Me: "No we're not. You seem to think I'm Cletus the slack-jawed yokel and that I just fell off the back of the yam wagon."
Fred" No, no! I swear, I wish I had a better answer for you."
Me: "If you don't have a cooler or an answer for me tomorrow, I swear I'll move into the lobby of your dealership and sleep on that crappy couch till the cooler arrives."
Fred: "It's OK, we're cool!"
Me: "What did I tell you about that?"
Fred: "OK, buddy. I'll call you with a better answer later."
Me: "Sigh."

Whether personal or business, money and friendliness just don't mix.

Monday, June 26, 2006

Friendly Obligations

So what makes you a better friend, putting up with another friend's bad habits or calling that friend out on those habits?

I ask, because a close friend in another city was telling me earlier about being frustrated with a new co-worker-turned-friend. The new co-worker moved to my friend's city a few months ago to start the new job. So my friend, remembering what it was like to have to establish social connections in a new town, has made it a point to make the new co-worker feel welcome.

My friend has introduced the new co-worker to other friends. My friend has held a semi-party in honor of the new co-worker. My friend has regularly invited the new co-worker out for social events.

With each invitation and increasingly though the new co-worker spends these social outings griping about the new city and lamenting that it isn't enough like the old city. The griping has escalated to the point of being whiney, I hear. No casual chatter, no laughing and joking, no curiosity about off-the-beaten path treasures of the new city, just whining, whining, whining.

I urged my friend to check the new co-worker and tell that person to shut the hell up and try enjoying life for once. But my friend, being a much nicer person than me, is loathe to do that for fear of offending the new co-worker.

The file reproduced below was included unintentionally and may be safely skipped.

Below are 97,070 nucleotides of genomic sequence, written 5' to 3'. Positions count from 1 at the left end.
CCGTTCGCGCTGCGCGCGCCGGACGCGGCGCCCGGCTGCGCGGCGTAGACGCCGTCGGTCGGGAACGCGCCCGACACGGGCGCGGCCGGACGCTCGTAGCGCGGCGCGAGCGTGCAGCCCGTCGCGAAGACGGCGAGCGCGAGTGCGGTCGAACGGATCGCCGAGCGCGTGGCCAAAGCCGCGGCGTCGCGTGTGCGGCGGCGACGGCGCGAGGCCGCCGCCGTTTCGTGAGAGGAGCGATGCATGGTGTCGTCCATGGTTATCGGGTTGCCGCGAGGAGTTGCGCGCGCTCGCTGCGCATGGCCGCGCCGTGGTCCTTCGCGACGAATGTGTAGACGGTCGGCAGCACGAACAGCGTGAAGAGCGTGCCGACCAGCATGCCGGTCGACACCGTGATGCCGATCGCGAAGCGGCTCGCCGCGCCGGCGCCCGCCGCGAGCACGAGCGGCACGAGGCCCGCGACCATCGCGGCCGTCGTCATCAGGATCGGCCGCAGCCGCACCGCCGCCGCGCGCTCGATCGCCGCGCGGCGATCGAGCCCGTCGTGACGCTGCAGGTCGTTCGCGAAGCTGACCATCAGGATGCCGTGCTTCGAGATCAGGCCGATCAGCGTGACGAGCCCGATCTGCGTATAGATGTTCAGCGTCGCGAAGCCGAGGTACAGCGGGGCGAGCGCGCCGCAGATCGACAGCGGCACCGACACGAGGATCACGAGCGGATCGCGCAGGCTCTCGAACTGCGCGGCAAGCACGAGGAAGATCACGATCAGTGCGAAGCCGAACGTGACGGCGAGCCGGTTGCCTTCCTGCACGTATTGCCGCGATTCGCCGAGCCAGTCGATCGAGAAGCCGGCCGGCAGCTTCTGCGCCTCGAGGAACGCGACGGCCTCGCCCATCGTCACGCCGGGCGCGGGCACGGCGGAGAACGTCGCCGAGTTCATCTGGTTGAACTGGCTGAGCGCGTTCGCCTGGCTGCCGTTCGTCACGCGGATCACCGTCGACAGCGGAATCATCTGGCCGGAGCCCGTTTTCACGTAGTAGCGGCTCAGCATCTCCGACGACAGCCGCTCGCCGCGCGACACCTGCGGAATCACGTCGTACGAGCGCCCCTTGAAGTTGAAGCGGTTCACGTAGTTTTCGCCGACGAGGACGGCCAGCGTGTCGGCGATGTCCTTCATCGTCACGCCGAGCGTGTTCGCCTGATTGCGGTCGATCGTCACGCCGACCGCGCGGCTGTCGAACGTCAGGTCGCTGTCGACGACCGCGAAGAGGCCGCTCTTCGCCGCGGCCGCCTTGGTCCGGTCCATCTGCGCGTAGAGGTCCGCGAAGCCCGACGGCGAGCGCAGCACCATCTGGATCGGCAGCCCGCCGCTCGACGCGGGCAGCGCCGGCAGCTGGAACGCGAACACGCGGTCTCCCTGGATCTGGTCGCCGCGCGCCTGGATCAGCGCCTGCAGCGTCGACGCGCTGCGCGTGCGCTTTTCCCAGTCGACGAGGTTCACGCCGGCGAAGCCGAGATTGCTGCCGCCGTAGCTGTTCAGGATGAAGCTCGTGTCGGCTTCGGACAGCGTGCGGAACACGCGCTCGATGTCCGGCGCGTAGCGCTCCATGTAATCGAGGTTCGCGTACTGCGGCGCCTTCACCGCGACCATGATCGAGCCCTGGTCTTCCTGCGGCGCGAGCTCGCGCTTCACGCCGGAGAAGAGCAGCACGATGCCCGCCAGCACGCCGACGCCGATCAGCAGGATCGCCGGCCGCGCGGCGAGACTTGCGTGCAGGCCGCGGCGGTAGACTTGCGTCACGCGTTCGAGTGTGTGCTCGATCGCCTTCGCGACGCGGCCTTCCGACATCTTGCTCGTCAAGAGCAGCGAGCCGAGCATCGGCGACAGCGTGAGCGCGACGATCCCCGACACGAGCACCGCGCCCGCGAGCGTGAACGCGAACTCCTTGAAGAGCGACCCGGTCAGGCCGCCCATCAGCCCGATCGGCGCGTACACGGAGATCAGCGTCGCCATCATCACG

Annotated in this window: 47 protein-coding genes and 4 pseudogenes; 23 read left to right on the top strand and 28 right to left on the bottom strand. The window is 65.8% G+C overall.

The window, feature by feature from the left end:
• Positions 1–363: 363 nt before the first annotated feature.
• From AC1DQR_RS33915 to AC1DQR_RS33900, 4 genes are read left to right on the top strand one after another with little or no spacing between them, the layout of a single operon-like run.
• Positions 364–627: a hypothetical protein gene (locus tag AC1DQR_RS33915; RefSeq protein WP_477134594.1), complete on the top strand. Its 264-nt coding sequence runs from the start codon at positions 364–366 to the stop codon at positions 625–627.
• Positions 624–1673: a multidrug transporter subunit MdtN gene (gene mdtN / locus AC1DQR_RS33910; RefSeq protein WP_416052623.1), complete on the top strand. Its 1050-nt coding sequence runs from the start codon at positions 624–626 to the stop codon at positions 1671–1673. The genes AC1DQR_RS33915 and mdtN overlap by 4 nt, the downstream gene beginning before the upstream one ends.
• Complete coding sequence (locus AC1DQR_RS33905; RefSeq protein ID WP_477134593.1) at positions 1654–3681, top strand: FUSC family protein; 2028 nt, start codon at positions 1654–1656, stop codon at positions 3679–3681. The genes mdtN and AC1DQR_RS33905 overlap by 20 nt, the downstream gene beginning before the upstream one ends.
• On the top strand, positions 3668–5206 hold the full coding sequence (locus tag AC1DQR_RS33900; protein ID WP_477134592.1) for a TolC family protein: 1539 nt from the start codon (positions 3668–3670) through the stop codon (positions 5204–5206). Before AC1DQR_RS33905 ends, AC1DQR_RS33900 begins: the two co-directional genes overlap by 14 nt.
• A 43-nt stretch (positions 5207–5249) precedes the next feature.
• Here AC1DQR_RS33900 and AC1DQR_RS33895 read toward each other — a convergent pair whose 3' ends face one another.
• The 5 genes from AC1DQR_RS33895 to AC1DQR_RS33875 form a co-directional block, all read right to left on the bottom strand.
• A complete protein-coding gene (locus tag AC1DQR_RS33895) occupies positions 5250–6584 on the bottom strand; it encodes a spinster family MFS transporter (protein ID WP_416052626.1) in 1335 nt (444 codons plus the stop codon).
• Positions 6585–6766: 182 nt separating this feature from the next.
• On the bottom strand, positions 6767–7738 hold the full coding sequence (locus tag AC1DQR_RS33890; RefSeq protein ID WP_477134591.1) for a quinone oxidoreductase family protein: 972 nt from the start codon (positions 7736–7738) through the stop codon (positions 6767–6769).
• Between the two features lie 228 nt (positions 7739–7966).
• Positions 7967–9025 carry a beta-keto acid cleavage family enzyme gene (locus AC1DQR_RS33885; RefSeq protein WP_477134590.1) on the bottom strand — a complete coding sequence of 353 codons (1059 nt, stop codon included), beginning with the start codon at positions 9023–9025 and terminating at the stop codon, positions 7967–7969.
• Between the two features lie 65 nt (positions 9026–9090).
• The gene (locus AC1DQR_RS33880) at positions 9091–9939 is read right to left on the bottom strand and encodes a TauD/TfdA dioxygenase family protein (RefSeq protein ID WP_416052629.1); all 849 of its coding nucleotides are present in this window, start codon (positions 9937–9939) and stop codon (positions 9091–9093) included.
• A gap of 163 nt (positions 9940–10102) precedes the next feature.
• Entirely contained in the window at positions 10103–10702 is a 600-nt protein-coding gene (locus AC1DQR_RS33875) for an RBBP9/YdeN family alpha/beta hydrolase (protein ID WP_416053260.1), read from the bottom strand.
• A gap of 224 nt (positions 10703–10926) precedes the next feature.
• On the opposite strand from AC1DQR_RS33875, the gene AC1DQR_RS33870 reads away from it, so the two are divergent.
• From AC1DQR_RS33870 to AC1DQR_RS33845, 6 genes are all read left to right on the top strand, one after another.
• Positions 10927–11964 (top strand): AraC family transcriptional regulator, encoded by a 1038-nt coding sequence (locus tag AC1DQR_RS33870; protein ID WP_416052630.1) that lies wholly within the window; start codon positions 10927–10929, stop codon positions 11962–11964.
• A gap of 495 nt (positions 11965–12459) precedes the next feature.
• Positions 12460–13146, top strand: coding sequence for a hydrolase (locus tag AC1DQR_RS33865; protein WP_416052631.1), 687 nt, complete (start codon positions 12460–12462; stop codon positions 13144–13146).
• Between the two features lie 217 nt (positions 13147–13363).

I say my friend has fulfilled the new friend obligation by being defacto social guide to the new co-worker for a period of several months now. All bets are off. If it were me, my logic would be "If you can take my company and that of my friends, then you can take my advice too. So don't expect the benefit of my companionship, if all you want is someone to listen to you describe your glass-half-empty life."

Then again, maybe I'm too harsh.


And you guys thought I was intense about my lawn

Overheard when I went to let my dog out early this morning:

"Hey, you shut up!"

"Wonk wonk wonk!!"

"What's that? Say it to me in English!!!"

"Wonk wonk wonk wonk!!!!"

"Oh, yeah! Well, stay off my grass! Park your car somewhere else!!!!!"

"Wonk wonk wonk wonk wonk!!!!!!"

"What! I can talk to you any way I want. I'm standing in my own driveway. I didn't plant that grass for #@$%! like you to park on it!!!!!!!"

"Wonk wonk wonk wonk wonk wonk!!!!!!!!"

"You think so? Fine, park on my grass again and I'll slash every one of your #@$%! tires, you dumb #@$#%!!!!!!!!!!"

"Yap, yap, yap, yap, yap, yap!!!!!!!!!!"


That was play by play of my neighbor three doors down, who apparently let his dog out this morning and found a strange car parked waaaaay up on his grass. When the driver of the car returned, my neighbor gave him a few choice words and dared him to pull that stunt twice. BTW, the yaps came from my neighbor's excitable Shnauzer, not either of the humans involved. And the squeal came from the tires of the driver, who apparently took my neighbor seriously by the end of that conversation and got out of Dodge in a hurry.

Weekly Behavior Awards, update

Thanks for the nominations folks. Got busy last evening and couldn't post, but here are the nominations, and once again you decide whose is best.

Best Behavior
  • From Manola B., of Sex and the Beach - I would like to nominate my neighbor three doors down, the Jewish carpenter -- no joke -- for being unusually considerate. He knocked on my door earlier this week to apologize for the work being done next door. My next-door neighbor, which some may recall from my Helen of Oy story, moved out and the carpenter man brought her apartment. He is making some repairs before renting it and truth be told, he had no obligation to tell me work was being done as I could hear it and it was all well within daytime hours, not too early or too late. But carpenter man just wanted to give me the heads up, even though there was nothing wrong. I found this to be a great
    neighborly courtesy.
  • From Melissa from Spoke in the Wheel - I'm nominating the woman who pointed out an empty clothes dryer to my roommate at the laundromat this morning. When everyone is there waiting and waiting, it's hot, it's loud, no one really wants to be there doing laundry... it's amazing how something so small and seemingly insignificant can really make an impression.

Biggest Bum